Because Gigi Sohn’s nomination to a seat on the FCC expired with the end of the U.S. Senate’s first session of the 117th Congress on Jan. 3, Sohn’s path to office required that President Joe Biden nominate her again — which he did, on Jan. 4. Sohn’s confirmation by the Senate might be difficult to achieve because, if none of the 50 Republican senators vote to confirm, it would require all 50 Democratic senators to vote to confirm, yielding a 50-50 tie vote that the vice president, Kamala Harris, could tip in favor of the nominee with a tiebreaking vote.
Sen. Lindsay Graham (R-S.C.) exemplified Republican opposition on Nov. 9, 2021, when he tweeted, “Gigi Sohn is a complete political ideologue who has disdain for conservatives. She would be a complete nightmare for the country when it comes to regulating public airwaves. I will do everything in my power to convince colleagues on both sides of the aisle to reject this extreme nominee.”
One Democratic senator, Krysten Sinema (D-Ariz.), might not vote for Sohn’s confirmation because of a difference in their views on net neutrality. In 2019, Sinema refused to co-sponsor Senate Democrats’ Save the Internet Act, a bill that would permanently codify net neutrality rules into law, Politico reported. Without Sinema’s favorable vote, and if the 50 Republican senators vote no, then Sohn’s nomination would fail.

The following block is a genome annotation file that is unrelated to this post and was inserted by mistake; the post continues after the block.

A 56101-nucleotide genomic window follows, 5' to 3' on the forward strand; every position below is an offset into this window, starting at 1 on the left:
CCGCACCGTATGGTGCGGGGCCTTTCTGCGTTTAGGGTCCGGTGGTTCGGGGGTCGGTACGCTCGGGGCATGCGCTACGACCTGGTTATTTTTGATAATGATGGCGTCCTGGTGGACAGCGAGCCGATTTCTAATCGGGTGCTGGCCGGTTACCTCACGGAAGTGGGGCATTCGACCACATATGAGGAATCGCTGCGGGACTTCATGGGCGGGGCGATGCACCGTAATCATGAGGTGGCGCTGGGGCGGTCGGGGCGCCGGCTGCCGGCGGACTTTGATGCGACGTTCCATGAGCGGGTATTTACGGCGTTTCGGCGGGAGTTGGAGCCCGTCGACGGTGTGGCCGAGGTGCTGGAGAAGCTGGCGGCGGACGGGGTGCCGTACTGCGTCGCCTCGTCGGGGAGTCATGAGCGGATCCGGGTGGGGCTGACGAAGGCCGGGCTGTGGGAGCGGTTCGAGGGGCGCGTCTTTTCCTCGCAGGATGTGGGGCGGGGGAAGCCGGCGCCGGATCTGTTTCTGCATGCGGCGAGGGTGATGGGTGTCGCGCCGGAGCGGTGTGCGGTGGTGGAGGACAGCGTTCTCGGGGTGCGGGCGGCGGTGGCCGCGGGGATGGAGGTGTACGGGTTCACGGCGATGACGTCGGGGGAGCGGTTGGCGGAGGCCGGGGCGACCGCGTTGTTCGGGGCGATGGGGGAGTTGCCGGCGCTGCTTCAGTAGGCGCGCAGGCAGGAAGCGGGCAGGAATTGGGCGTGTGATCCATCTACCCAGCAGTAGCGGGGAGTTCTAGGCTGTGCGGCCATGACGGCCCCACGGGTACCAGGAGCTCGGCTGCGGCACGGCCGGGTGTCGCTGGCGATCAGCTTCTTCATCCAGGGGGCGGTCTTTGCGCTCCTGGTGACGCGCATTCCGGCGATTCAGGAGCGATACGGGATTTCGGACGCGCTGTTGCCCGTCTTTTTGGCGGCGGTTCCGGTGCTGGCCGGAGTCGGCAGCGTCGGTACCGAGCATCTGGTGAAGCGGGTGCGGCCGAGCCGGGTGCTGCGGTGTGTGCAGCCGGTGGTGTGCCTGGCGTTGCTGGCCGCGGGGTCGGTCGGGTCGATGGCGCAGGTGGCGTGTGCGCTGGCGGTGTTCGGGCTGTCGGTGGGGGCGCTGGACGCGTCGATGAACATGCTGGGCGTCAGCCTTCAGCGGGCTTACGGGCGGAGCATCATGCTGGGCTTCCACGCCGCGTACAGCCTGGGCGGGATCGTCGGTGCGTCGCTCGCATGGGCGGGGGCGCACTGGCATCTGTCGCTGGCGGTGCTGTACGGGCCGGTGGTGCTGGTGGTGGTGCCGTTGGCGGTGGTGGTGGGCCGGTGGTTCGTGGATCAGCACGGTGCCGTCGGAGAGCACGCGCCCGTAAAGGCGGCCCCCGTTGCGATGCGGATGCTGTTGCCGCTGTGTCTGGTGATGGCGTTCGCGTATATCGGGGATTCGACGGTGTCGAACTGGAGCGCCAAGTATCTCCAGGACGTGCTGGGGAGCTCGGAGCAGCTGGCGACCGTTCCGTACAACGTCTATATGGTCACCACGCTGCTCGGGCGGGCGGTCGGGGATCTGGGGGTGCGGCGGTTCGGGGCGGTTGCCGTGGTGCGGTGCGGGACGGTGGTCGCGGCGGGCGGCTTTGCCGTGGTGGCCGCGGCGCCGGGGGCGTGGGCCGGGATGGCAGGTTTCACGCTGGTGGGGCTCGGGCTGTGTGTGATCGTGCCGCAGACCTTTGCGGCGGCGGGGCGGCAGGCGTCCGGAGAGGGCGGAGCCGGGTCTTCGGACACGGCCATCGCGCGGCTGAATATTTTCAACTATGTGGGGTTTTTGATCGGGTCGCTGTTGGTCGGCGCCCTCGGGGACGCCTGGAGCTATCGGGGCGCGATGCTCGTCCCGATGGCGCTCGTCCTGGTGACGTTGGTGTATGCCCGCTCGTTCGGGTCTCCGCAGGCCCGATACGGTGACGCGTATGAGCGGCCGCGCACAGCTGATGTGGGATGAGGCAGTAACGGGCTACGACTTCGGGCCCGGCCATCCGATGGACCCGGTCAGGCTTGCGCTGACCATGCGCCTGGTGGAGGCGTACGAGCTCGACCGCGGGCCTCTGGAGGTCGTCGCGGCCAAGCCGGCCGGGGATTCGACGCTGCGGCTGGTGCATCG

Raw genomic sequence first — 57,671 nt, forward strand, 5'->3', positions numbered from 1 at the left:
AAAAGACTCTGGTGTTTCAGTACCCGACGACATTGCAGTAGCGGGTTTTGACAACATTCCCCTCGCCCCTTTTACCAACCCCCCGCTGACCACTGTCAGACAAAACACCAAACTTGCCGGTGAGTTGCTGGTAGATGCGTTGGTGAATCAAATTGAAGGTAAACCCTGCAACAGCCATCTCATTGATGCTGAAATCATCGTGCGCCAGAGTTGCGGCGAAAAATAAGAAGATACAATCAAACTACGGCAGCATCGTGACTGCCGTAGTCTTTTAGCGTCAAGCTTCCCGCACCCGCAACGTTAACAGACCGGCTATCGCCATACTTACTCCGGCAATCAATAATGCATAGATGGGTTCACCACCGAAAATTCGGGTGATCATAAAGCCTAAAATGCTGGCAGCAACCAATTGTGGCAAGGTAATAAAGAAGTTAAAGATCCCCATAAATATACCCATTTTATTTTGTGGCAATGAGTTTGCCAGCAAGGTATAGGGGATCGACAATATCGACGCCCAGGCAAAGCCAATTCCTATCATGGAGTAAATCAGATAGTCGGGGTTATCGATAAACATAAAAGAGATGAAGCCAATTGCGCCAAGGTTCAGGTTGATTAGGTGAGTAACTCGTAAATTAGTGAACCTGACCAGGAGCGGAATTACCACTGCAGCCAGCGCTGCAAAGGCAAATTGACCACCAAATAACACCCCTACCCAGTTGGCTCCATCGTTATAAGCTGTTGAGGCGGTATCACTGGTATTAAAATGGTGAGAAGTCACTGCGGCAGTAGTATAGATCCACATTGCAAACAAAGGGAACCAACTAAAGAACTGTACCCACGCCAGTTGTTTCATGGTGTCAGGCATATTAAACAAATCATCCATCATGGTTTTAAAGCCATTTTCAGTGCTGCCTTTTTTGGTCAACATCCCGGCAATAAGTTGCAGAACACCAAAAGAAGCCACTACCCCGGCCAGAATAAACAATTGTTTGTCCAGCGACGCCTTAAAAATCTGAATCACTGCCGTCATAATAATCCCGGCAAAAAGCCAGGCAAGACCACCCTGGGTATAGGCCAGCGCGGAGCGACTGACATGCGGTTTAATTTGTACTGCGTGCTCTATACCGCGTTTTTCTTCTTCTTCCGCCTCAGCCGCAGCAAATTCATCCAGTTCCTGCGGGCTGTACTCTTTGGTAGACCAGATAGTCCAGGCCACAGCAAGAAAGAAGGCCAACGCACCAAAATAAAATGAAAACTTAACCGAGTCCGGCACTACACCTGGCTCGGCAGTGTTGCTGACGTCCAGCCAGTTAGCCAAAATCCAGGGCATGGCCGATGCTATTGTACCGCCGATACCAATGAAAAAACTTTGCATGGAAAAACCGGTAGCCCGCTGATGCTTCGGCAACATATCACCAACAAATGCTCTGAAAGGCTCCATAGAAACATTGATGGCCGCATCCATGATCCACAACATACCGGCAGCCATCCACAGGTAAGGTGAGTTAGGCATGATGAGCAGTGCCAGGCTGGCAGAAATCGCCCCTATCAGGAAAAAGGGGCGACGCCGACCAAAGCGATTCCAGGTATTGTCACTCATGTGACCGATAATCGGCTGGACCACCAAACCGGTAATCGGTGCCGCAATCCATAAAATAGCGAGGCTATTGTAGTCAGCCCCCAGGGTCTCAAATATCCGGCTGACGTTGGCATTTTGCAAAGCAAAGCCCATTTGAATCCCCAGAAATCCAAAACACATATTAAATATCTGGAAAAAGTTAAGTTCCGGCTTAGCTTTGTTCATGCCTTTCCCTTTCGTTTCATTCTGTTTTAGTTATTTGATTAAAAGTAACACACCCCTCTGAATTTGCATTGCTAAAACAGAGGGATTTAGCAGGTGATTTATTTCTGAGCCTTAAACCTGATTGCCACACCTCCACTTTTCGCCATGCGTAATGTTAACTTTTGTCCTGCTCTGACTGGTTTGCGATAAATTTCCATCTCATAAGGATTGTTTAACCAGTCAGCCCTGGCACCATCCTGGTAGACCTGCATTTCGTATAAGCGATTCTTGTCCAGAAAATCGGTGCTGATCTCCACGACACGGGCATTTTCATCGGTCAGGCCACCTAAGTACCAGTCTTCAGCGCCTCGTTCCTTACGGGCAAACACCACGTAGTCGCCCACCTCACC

At present, the FCC has a commissioner and a chairwoman who are Democrats and two commissioners who are Republicans, denying the Democrats a majority. The political balance on the commission leads to passage of regulations with bipartisan support and the delay of regulations that might only have support from the Democrats. Proposed FCC actions requiring a vote of the commissioners do not pass on a 2-2 vote.